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Singapore malls fell victim to WannaCry ransomware

Nurdianah Md Nur | May 15, 2017
CSA and cybersecurity experts from CyberArk, Darktrace, Irdeto, LogRhythm, and Symantec provided tips to help organisations reduce their chances of becoming the next victim of the malware.

As for organisations, Gerrit Lansing, Chief Architect, CyberArk, suggested securing privileged credentials as a way of preventing themselves from becoming victims of ransomware.  

"We are now seeing instances where attackers can use privileged credentials to find and destroy data backups, which have been typically relied on by organisations to recover from the attack and avoid paying the ransom. Back-ups alone are no longer enough, especially if organisations are exposing privileged credentials to attackers. This means organisations may have to choose between complete data loss and paying the ransom. Eliminating the attacker's ability to access administrative credentials to propagate ransomware beyond the initially compromised machine is an essential action to defend against future ransomware attacks and limit damage," he said.

Sanjay Aurora, Managing Director, Asia Pacific, Darktrace, recommended using artificial intelligence (AI) to detect threats in the earliest stages, so damage can be mitigated. "In the latest generation of AI-based cyber defence, the technology can spot an attack and take action against it, even before humans have had time to notice. Security teams cannot face this challenge without the right tools in place."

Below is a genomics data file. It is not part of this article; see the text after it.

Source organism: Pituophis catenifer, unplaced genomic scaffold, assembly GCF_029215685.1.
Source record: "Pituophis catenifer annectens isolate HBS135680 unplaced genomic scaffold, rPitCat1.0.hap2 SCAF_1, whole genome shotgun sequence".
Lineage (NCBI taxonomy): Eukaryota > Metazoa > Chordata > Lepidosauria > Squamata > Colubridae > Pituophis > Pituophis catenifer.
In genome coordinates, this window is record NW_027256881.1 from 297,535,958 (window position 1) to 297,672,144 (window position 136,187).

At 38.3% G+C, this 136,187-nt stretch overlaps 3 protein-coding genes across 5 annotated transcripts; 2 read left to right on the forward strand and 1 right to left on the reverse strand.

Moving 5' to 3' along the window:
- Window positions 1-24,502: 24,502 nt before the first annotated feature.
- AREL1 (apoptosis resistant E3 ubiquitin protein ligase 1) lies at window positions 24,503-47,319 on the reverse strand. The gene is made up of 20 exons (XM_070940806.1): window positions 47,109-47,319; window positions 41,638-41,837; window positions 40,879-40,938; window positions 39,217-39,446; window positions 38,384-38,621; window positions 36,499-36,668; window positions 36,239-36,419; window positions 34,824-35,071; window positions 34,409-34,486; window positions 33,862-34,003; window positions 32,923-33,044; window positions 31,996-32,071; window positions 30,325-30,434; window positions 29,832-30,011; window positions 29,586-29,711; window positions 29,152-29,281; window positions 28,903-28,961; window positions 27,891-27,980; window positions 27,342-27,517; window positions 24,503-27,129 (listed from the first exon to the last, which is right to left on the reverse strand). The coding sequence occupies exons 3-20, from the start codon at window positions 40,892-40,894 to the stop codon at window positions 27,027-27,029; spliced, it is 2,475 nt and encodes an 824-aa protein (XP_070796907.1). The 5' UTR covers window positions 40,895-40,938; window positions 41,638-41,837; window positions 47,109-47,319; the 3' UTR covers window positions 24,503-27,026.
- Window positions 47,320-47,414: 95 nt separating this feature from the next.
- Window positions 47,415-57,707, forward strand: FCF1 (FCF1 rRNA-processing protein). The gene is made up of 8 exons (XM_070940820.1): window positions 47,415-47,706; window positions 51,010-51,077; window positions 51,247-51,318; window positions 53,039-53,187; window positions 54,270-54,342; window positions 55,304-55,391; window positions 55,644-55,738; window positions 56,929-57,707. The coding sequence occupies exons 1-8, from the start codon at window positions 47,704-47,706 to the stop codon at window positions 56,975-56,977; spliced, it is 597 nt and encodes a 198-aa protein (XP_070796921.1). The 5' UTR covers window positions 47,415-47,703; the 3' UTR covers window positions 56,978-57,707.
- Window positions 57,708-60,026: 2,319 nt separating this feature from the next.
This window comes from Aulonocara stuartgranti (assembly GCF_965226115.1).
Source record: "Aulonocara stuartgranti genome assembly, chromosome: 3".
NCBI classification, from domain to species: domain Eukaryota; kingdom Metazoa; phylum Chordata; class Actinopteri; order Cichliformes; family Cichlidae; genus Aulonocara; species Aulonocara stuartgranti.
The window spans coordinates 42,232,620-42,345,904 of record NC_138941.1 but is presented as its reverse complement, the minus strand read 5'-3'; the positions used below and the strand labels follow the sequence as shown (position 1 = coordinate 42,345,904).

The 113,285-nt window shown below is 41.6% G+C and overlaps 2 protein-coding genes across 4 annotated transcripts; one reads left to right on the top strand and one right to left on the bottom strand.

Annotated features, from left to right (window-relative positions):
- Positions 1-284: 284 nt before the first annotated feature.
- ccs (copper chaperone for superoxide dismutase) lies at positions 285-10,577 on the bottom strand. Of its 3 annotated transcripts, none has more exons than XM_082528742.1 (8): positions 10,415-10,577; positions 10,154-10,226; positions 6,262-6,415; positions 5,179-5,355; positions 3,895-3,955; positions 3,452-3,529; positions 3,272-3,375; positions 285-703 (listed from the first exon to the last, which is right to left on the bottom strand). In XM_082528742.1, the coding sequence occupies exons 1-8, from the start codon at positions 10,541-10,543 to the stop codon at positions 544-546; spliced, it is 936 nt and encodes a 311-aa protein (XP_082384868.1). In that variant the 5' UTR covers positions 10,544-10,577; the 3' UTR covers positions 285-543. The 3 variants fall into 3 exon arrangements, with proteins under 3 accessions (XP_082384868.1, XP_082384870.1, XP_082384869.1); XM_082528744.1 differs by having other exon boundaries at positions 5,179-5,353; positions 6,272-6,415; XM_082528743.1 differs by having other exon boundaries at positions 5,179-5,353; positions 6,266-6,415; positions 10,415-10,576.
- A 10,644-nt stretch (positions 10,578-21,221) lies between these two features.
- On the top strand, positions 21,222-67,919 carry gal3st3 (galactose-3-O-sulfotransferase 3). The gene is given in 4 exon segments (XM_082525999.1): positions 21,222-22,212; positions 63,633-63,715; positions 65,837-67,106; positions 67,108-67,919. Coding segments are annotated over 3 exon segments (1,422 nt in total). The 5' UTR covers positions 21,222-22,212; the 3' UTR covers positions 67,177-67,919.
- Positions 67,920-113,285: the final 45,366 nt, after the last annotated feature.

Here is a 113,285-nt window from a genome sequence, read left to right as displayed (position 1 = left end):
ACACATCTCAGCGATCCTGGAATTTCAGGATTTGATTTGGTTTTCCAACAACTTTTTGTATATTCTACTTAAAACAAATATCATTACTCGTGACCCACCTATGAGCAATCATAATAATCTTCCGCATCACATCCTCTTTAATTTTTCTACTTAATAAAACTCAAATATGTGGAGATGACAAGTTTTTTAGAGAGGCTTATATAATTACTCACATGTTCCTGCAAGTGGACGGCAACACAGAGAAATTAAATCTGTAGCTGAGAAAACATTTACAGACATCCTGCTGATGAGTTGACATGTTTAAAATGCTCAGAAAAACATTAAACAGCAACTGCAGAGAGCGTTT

As for Ben Gidley, Director of Technology, Irdeto, he urged organisations to implement a defence in depth approach where many layers of security are implemented throughout the company's IT infrastructure. "Currently, most companies focus on protecting their systems from the outside-in with strong perimeter security. But it's too easy for hackers to get past the perimeter, especially in an open environment which is commonplace for most organizations today. By implementing a defense in depth approach, even if the hacker finds a way to break in, they won't be able to steal, or hold hostage, what's inside."

Meanwhile, Bill Taylor-Mountford, Vice President, Asia Pacific & Japan, LogRhythm, said that the WannaCry ransomware campaign highlights that education and security awareness need to be prioritised. "This attack could have been less damaging if people updated their machines but not many of us do. People need to be aware that cybercrimes are now big business and we are all potential targets. In Asia Pacific, 80 percent of organisations are confident that they are confident of their cyber resilience, but only 44.5 percent proactively check if they are truly secured. Organisations need to be sure and not assume they are safe. Overconfidence in a cybersecurity infrastructure is a risk Singapore cannot afford to take."

There are currently no known ways to recover files encrypted by WannaCry. CSA advised users whose systems have been infected to remove the network connection from their computer to prevent the ransomware from spreading. They should then rebuild their effected computer, patch it with the recommended patch, and restore the system from the backup.


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